Utilising External Data
There is a wealth of resources available that can show help identify seasonal trends for your industry. One of the biggest is Google Trends which can show search trends for specific keywords to categories for a tailored date range. Looking at how your industry terms do throughout the year can help you to plan out activity.
If we look at a term such as Personalised Photo Books. We can see the expected upward trend between October and December as people buy these for Christmas gifts. However, there is also a spike up in July and August which would not normally be expected. This could be people looking for a Post-Holiday memory book, and as such, could be an opportunity to push this tactically.
One advantage of Google Trends is that it allows any keyword to be searched for, which can include both your brand and your competitors. This is really useful to see how both their search trends match or differ against yours, but also how much of a difference in brand recognition there is:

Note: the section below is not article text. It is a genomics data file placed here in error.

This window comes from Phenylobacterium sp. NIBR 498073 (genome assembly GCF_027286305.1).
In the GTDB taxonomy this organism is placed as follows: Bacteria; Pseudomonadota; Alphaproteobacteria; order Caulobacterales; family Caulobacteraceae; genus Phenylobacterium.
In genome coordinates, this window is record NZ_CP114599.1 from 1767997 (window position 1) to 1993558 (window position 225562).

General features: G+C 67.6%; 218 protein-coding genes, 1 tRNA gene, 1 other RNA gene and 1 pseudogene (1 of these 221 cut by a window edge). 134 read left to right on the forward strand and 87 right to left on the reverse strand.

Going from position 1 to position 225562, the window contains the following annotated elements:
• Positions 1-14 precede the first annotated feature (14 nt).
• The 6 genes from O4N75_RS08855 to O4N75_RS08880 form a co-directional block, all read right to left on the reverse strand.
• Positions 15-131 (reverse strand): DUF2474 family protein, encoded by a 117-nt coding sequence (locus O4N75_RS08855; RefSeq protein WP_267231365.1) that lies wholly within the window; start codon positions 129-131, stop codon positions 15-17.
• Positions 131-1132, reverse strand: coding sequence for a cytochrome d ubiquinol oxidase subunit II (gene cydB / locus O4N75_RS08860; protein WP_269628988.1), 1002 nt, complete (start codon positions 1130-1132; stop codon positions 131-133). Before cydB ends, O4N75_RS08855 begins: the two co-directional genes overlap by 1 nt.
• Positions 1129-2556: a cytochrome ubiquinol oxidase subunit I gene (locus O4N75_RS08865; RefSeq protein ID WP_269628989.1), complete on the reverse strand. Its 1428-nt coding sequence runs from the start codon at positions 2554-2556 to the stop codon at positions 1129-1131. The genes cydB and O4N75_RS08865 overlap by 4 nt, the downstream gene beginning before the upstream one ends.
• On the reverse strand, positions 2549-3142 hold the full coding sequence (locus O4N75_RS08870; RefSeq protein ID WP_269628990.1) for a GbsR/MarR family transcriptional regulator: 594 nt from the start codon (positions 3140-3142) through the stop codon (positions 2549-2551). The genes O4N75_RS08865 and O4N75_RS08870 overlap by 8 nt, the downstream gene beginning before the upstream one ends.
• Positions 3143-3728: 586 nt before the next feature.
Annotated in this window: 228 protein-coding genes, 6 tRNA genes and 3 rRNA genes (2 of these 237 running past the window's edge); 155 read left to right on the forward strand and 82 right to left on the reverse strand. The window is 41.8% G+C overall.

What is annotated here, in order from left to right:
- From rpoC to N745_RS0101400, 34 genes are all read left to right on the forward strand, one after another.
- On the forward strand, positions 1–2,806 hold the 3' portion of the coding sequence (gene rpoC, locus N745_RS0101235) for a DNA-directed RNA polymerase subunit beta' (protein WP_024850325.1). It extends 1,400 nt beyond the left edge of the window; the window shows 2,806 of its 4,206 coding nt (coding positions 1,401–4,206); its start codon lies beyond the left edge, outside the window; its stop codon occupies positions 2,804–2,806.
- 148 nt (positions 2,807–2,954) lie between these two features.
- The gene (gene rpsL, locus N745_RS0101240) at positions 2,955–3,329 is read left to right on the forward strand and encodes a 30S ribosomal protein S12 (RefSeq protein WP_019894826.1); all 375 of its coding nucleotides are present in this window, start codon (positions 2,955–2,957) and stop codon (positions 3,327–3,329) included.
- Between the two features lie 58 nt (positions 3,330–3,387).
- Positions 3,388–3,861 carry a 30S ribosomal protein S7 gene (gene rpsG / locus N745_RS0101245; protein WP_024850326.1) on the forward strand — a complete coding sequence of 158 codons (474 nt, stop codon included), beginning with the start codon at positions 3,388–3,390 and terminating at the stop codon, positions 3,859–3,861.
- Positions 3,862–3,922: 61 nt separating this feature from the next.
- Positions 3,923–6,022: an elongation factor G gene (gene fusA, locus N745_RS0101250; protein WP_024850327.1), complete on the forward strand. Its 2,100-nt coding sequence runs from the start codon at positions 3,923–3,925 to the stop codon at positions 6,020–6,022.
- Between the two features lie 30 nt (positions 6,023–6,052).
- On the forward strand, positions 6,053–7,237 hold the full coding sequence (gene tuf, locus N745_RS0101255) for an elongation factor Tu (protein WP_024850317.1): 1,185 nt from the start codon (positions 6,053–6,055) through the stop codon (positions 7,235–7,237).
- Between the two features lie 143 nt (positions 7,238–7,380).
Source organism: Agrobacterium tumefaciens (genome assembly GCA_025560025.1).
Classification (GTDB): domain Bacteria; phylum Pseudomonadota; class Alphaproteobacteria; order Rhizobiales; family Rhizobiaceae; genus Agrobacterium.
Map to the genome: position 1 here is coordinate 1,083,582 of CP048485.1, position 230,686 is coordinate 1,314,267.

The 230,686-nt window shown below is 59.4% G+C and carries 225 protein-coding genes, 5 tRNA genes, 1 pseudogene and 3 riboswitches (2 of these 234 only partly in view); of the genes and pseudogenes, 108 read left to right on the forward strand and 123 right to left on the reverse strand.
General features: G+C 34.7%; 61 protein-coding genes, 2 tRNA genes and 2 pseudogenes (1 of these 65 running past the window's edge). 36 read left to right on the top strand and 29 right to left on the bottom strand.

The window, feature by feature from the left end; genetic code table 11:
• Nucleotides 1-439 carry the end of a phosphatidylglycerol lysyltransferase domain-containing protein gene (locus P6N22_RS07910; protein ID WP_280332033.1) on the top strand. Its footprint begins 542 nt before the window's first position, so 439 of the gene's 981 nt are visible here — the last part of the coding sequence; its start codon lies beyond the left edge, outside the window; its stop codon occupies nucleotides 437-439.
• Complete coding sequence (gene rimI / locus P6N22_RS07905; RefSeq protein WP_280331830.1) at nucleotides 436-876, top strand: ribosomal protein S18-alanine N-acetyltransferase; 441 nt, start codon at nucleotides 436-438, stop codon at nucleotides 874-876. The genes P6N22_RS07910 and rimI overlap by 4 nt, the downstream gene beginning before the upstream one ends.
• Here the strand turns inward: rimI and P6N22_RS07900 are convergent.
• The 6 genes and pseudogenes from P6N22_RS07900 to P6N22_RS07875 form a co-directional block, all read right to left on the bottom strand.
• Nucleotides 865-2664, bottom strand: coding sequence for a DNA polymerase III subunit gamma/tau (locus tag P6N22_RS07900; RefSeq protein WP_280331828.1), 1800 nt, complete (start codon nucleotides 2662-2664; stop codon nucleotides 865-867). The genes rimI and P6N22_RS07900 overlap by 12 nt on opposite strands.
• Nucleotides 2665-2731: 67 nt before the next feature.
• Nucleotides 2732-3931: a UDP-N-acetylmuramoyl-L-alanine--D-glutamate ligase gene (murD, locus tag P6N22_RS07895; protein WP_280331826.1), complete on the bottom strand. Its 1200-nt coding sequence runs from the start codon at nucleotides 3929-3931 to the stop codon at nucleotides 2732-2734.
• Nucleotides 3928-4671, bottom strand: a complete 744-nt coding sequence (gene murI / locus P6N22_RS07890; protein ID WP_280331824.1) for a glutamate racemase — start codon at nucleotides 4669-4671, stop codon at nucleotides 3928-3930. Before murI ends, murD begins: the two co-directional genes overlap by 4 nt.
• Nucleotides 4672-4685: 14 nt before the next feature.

Looking at 2019 data for John Lewis and Debenhams, they both follow roughly the same trends, but differ slightly in that Debenhams has some negative publicity in Spring, whereas John Lewis sees their Christmas trend start sooner; often as a result of their TV ad launching.
Checking this data will help to build up a profile on where to start planning which key dates to plan activity for, and also if there is likely to be any demand for this; If you search for a key term and see minimal search volume, then there may be little benefit in actually planning activity for this time.
Another area to focus on is looking at what your competitors are doing. Sign up to their newsletters, order copies of their brochures and keep an eye on their website and social media to understand what they are doing and planning as well as the messaging and offers they are using. Knowing this can help to influence your seasonal activity if you see that there is already demand for your products and services.
How do I plan this out?
Once you have identified what your key periods should be, then map this out onto a chart to know when they should be planned out. Knowing the dates in advance means that you can plan out and prepare all the launch phases so that they are ready to launch on the date, rather than rushing to complete these.